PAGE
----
BPE and its unau­dited ac­counts

Daily Trust - - OPINION -

t a fo­rum or­gan­ised by the Fis­cal Re­spon­si­bil­ity Com­mis­sion (FRC) last week, the Bureau for Pub­lic En­ter­prises (BPE) was ac­cused of op­er­at­ing in con­tra­ven­tion of sev­eral pro­vi­sions of the Fis­cal Re­spon­si­bil­ity Act of 2007. FRC’s act­ing chair­man, Mr Vic­tor Mu­ru­aku, ac­cused the Bureau of se­rial breaches of the law, in­clud­ing fail­ure to pro­vide au­dited ac­counts for the four years of 2007 to 2011, in­abil­ity to pro­vide ap­proved an­nual budget for the fi­nan­cial year 2012/2013 and of not re­mit­ting the N81.8 mil­lion, be­ing its op­er­at­ing sur­plus in 2007.

In its de­fence, the BPE, through its Head of Cen­tral Ac­counts Mr Sani Ali, blamed such al­leged breaches on the fre­quent changes in its lead­er­ship and the cir­cum­stances of its par­ent agency - the Na­tional Com­mit­tee on Pri­vati­sa­tion (NCP). The chair­man of the NCP is Nigeria’s vice pres­i­dent, while the BPE is its sec­re­tariat.

If the FRC al­le­ga­tions are valid, the im­pli­ca­tions go be­yond the in­ter­ac­tion be­tween the BPE and NCP. This is so in the light of sev­eral fac­tors, such as the re­la­tion­ship of the BPE with the NCP and the quan­tum of the na­tional pat­ri­mony it is as­signed to man­age, and the in­de­fen­si­ble re­sponses its of­fi­cers have of­fered to the FRC query.

The sig­nif­i­cance to the na­tion’s econ­omy of the NCP and BPE pro­vides a back­drop which projects the op­er­a­tional fail­ings of the lat­ter in sharp con­trast. These are two agencies that were cre­ated to re­struc­ture, through com­mer­cial­i­sa­tion and pri­vati­sa­tion, erst­while mori­bund and un­der-per­form­ing pub­lic util­i­ties to ben­e­fit present and fu­ture gen­er­a­tions of Nige­ri­ans. Typ­i­cal agencies un­der­go­ing re­struc­tur­ing un­der their joint purview in­clude the Power Hold­ing Com­pany of Nigeria (PHCN), the Nige­rian Telecom­mu­ni­ca­tions (NI­TEL) and the Nigeria Rail­way Cor­po­ra­tion (NRC).

While the NCP con­sid­ers and ap­proves poli­cies, guide­lines, cri­te­ria for ap­point­ing core in­vestors, pub­lic en­ter­prises to be com­mer­cialised or pri­va­tised, and even the share prices or as­sets to be of­fered for sale, the BPE func­tions as the im­ple­ment­ing or­gan. In its role, it ad­vises the NCP, apart from man­ag­ing the ac­counts of all com­mer­cialised util­i­ties for fi­nan­cial dis­ci­pline, along with other as­sign­ments.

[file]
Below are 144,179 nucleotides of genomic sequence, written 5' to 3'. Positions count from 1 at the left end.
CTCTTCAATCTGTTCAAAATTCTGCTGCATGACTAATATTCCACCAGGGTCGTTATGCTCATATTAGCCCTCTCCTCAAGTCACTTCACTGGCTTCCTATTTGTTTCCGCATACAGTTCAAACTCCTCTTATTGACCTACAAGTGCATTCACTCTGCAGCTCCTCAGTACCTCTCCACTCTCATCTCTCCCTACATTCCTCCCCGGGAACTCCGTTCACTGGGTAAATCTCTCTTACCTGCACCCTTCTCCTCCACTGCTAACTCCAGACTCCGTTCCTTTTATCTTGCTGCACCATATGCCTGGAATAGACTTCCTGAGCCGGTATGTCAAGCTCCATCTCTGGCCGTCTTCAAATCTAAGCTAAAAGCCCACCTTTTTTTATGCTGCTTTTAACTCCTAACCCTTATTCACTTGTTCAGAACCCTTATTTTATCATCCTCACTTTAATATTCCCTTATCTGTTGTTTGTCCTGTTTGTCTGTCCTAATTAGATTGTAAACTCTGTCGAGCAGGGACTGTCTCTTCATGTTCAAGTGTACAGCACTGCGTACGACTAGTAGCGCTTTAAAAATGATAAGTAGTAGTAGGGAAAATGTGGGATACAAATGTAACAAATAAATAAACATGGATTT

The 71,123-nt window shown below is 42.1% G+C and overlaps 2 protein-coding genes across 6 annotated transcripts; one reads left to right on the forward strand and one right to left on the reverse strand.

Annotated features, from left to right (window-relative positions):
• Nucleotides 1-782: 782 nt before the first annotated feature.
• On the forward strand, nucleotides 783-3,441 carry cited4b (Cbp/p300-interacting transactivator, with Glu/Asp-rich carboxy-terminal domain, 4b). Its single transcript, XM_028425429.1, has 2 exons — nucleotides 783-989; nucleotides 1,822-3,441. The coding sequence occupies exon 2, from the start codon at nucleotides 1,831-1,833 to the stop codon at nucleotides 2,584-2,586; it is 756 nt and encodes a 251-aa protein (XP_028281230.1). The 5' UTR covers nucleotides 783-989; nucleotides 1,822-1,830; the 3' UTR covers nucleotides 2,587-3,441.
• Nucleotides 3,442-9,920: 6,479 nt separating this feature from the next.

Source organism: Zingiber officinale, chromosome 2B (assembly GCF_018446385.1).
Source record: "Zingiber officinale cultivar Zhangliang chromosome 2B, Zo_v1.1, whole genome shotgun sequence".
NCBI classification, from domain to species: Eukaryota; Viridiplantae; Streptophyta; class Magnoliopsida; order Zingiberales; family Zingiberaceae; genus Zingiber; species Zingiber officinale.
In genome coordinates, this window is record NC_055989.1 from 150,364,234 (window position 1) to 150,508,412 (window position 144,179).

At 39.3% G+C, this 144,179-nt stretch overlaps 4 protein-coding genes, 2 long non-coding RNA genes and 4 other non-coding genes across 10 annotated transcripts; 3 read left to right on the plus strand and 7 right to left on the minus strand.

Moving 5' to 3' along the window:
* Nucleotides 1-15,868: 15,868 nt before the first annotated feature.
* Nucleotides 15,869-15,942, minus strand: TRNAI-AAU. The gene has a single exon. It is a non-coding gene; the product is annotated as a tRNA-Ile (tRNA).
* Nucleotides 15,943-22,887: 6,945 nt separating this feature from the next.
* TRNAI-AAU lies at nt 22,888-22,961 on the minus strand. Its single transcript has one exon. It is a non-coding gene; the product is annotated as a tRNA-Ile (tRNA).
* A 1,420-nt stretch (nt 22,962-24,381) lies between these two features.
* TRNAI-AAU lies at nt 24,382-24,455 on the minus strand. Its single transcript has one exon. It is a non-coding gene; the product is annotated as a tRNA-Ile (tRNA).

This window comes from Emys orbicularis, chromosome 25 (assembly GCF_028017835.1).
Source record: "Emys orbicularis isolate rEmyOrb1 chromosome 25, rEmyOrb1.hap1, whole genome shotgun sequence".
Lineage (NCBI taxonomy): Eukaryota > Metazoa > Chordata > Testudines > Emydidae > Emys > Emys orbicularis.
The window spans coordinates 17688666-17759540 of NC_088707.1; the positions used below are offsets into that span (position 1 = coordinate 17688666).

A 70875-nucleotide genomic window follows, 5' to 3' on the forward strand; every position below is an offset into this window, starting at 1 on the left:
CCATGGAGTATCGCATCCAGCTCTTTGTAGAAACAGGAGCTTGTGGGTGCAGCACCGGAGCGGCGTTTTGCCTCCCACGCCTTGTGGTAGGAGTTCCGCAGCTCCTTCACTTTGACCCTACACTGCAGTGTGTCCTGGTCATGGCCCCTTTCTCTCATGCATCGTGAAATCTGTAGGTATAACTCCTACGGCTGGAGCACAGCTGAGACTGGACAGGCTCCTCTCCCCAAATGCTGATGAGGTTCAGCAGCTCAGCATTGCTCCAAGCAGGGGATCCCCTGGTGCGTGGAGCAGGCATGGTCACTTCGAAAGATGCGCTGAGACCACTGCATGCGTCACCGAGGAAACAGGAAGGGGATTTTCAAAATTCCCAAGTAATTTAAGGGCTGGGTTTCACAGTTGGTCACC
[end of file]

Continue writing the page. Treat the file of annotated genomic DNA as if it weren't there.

It is a griev­ous breach of the law that the BPE has not kept reg­u­lar fi­nan­cial records of its op­er­a­tions. If it can­not be trusted with keep­ing ba­sic ac­count­ing records of its own, why should it be trusted with over­see­ing the huge fi­nan­cial op­er­a­tions of com­mer­cialised and pri­va­tised pub­lic en­ter­prises?

Pro­bity, trans­parency and rec­ti­tude should be stan­dard pro­ce­dure of the BPE. The FRC re­port shows that this is not the case. The BPE of­fi­cial, Mr Ali’s ap­peal that the Bureau’s man­age­ment needed en­cour­age­ment to com­ply with the law gov­ern­ing the op­er­a­tions of the agency is note­wor­thy, be­cause it in­di­cated a less than ro­bust dis­po­si­tion of the BPE lead­er­ship to­wards the statu­tory chal­lenges that face it. That is why an au­dit, not only of the fi­nances of the BPE, but its en­tire op­er­a­tions, is over­due, and needs to be con­ducted as soon as pos­si­ble.

The sit­u­a­tion with the BPE also in­vites at­ten­tion to the role of the Of­fice of the Au­di­tor Gen­eral of the Fed­er­a­tion, with re­spect to the wide­spread re­ports of short­com­ings in the au­dit of govern­ment agencies, and the as­so­ci­ated losses of mon­u­men­tal sums of pub­lic funds as a re­sult. The Con­sti­tu­tion pro­vides am­ple guide­lines and room for the in­ter­ven­tion by that of­fice in en­sur­ing that reg­u­lar au­dit of pub­lic in­sti­tu­tions is done and on sched­ule. The coun­try de­mands a more proac­tive pos­ture from the Of­fice of the Au­di­tor Gen­eral in its du­ties in or­der to stem such acts of neg­li­gence in high places that cre­ate av­enues for mis­con­duct, fi­nan­cial and ad­min­is­tra­tive, by pub­lic of­fi­cials and the agencies they work in.

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